A few thoughts about the Obama/Cameron op-ed in today’s Times:

  • The tussle over the debates is all about prestige. As Tony Blair knew when he rejected debates with his opponents, a sitting Prime Minister (like them or not) gets some free gravitas from their job title – stooping to appear on an equal footing with your competitors effectively grants them the right to run some of it off you and onto themselves.
  • It’s that Prime Ministerial sheen which Ed Miliband desperately lacks – hence the hiring of a staff member to introduce him to celebrities, hence the manufactured outrage that he wasn’t invited to meet Chancellor Merkel (it turned out she didn’t want to meet him) and hence Labour’s visible pain every time Blair pops up to say Ed’s really great on political philosophy, pointedly falling short of praising him as a human or a politician.
  • So today’s joint op-ed in The Times by President Obama and Cameron will hit the Opposition leader where it hurts most – particularly in terms of morale and reputation. Last summer Miliband struggled to get a 25 minute ‘brush by’ with the President, and Labour still bear the psychological scars of Gordon Brown chasing Obama through the kitchens of the UN like a grouchier version of Liam Neeson in Taken. Battling for a few minutes of conversation and a handshake snap is an achievement that rather wilts in the face of your opponent securing a 788 word joint opinion piece with the guy.
  • Worse for Miliband is the fact that the article is fundamentally an endorsement of Cameron’s approach to the economy. During his Washington trip, he told the press ‘Whether you think about trade and jobs or terrorism and climate change, we’ve got to work with the United States…As somebody who wants to be the prime minister in less than 10 months’ time, it’s important I’m here talking to key figures in the administration about the many pressing issued that our country faces and indeed the world faces’. Whoops, now the US administration is publicly endorsing Cameron on the whole shebang.
  • While American politics doesn’t automatically read across to its British equivalent – Democrat Presidents have got on with Tory Prime Ministers, as have their Republicans and Labour equivalents – remember how deeply invested in Obamamania the modern Labour Party became. They see themselves as the natural allies of the Democrats, and have identified as often as possible with Obama, in the hope that his fairy dust will rub off on them.
  • That said, getting the endorsement of a US President certainly makes you more statesmanlike than if you didn’t get the endorsement, but let’s not pretend this is Obama at the peak of his powers. He’s battered by events and scandals, greyed and lined by the pressures of office rather than burnished as he was when “Yes we can” first took off. As a result it will probably depress Labour more than it will inspire the Tories – but it’s a win Downing Street will certainly take.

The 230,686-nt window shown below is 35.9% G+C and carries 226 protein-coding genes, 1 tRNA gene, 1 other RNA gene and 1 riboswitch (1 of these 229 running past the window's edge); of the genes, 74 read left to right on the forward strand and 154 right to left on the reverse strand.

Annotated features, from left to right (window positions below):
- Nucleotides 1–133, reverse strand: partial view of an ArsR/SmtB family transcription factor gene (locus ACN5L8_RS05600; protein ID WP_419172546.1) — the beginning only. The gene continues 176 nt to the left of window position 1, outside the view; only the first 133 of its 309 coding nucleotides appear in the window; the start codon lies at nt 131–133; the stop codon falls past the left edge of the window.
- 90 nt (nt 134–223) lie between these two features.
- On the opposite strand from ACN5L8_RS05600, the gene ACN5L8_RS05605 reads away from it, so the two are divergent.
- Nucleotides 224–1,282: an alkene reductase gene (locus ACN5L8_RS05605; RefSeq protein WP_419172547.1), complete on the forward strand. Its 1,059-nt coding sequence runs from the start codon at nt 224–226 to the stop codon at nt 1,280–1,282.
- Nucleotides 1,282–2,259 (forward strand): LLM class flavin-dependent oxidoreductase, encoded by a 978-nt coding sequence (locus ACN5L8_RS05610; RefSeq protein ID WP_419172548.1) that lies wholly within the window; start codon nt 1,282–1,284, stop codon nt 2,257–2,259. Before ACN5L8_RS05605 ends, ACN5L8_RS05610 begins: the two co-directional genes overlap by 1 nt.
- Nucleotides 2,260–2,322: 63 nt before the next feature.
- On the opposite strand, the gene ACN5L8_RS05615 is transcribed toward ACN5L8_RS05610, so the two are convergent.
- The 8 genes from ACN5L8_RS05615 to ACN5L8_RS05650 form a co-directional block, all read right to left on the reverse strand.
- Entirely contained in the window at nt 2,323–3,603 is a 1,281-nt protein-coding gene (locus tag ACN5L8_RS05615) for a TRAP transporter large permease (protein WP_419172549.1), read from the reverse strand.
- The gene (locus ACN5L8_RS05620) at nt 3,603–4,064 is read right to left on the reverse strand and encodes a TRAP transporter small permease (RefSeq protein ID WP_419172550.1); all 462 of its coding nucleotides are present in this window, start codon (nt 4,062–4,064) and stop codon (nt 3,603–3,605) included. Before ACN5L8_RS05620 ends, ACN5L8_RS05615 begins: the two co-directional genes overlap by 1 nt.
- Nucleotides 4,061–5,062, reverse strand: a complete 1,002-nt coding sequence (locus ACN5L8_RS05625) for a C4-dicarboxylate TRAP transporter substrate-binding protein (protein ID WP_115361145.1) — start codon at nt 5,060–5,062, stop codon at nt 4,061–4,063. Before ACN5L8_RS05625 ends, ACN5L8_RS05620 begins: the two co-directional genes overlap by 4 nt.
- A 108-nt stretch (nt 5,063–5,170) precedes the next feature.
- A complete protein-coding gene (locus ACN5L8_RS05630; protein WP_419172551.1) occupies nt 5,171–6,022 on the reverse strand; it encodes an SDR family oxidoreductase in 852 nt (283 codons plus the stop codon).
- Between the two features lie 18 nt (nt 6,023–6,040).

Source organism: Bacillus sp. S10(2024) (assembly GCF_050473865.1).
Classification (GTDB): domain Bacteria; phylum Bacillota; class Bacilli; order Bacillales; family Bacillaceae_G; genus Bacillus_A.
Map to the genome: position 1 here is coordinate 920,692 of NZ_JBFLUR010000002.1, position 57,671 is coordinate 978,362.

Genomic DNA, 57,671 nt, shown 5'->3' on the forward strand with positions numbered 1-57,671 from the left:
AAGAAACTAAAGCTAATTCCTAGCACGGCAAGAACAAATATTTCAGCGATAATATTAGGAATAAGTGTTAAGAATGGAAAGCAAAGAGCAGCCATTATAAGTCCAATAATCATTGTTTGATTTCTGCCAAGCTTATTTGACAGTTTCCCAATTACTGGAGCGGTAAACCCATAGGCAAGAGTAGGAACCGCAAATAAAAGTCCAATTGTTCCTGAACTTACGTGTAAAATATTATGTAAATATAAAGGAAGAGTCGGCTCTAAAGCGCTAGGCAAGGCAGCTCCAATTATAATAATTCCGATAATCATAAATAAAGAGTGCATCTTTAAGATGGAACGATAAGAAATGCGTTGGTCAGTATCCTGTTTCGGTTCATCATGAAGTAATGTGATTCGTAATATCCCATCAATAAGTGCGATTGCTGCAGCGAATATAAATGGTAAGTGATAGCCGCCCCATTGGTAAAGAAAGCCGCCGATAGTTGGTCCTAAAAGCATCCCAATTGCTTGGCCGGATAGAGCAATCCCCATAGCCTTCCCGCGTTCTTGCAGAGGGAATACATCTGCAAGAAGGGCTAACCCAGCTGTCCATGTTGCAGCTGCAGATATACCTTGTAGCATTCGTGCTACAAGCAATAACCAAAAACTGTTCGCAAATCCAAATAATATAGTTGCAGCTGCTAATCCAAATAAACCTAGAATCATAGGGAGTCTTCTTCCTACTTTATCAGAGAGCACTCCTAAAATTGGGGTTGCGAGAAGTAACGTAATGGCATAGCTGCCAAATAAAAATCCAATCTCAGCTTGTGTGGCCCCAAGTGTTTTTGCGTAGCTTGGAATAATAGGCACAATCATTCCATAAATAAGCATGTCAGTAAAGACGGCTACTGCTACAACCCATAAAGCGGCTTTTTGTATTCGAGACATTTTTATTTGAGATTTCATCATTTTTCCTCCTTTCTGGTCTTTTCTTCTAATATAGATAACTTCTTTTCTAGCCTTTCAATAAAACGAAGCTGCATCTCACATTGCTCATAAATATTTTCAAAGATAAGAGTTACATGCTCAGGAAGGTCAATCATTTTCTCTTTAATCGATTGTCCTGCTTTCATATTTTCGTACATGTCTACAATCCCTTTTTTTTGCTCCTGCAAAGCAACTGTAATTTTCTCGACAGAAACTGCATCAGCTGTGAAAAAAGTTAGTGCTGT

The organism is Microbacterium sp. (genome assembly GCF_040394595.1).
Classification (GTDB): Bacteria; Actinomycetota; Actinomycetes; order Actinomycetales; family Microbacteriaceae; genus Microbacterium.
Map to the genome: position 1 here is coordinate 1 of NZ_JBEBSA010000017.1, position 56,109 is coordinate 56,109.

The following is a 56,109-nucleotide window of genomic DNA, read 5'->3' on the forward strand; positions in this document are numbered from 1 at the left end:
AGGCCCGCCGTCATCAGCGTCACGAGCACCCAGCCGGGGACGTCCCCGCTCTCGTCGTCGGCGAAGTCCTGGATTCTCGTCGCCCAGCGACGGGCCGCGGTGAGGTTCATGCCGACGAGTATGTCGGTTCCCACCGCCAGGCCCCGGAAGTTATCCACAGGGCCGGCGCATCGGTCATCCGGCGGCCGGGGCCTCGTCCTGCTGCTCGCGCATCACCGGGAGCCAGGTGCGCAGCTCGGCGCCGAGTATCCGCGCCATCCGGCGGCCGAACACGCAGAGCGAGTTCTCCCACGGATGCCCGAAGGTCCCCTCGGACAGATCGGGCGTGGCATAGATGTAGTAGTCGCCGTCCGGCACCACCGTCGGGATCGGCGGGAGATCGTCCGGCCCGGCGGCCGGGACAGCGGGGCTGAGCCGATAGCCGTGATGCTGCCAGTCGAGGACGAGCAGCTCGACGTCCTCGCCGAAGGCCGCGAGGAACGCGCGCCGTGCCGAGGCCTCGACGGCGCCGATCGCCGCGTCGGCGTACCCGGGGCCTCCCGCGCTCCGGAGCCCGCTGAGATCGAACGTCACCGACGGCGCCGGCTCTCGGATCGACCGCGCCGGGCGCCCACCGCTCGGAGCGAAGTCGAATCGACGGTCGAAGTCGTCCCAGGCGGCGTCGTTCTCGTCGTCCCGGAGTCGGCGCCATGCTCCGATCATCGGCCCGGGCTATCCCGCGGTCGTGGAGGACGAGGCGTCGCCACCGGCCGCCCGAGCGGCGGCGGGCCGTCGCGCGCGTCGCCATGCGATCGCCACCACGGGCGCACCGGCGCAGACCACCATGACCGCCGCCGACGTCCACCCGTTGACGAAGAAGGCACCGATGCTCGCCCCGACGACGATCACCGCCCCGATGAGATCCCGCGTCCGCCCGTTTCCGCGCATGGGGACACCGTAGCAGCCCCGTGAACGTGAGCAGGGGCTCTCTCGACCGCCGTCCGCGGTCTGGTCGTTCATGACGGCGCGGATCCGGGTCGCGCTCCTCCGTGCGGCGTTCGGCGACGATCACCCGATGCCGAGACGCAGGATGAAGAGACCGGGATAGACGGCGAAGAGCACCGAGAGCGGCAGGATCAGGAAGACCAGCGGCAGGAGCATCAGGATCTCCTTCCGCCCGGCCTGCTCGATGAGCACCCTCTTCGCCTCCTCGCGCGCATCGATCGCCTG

• I suspect that’s why, as a belt and braces approach, you’ll find George Osborne on the front page of the Telegraph declaring that Britain will become more wealthy than the US by 2030. It’s nice to have the President’s agreement, but here’s some reassurance that the Government hasn’t forgotten that our ally is still a competitor in the global race. Anyone tempted to grouse that the Yanks are poking their noses in to our business may be somewhat calmed by the message that while they’re our friends, we still intend to outdo them.
  • Of course, the economy isn’t the only topic which the two men touch on in their article. While it remains the fundamental issue of the General Election, the Paris attacks mean that security and combating terrorism get a prominent place, too. Just as Cameron’s argument about the NHS hinges on the idea that you can’t afford it unless you have a healthy economy, so they argue today that defending our freedom requires prosperity.
  • It’s perfectly consistent to make such an argument – indeed, you could go further by arguing that free trade and the prosperity it brings is the only way that developing nations struck by terrorism will eventually become strong enough to overcome it. But there is a glitch in part of the case – if, as they suggest, economic strength and ‘the values that we cherish’ are equally important in defending ourselves, then why are those values (summarised as ‘freedom of expression, the rule of law and strong democratic institutions’) under attack by the Government in the aftermath of events in Paris?
  • Number 10 has allowed it to be known that Cameron will specifically ask Obama for co-operation in data-gathering by American social media companies, as part of the reintroduction of the Snoopers’ Charter. That doesn’t exactly fit with the idea that those values of liberty are thought by both administrations to be crucial to our safety. It also presents a challenge to the overall argument that growth, liberty and security are three legs of the same stool – Cameron has written that all three work in concert, but in practice he is going to ask the White House to impinge on the economic prospects of the booming digital sector and the privacy of those companies’ users in order to make our countries more secure.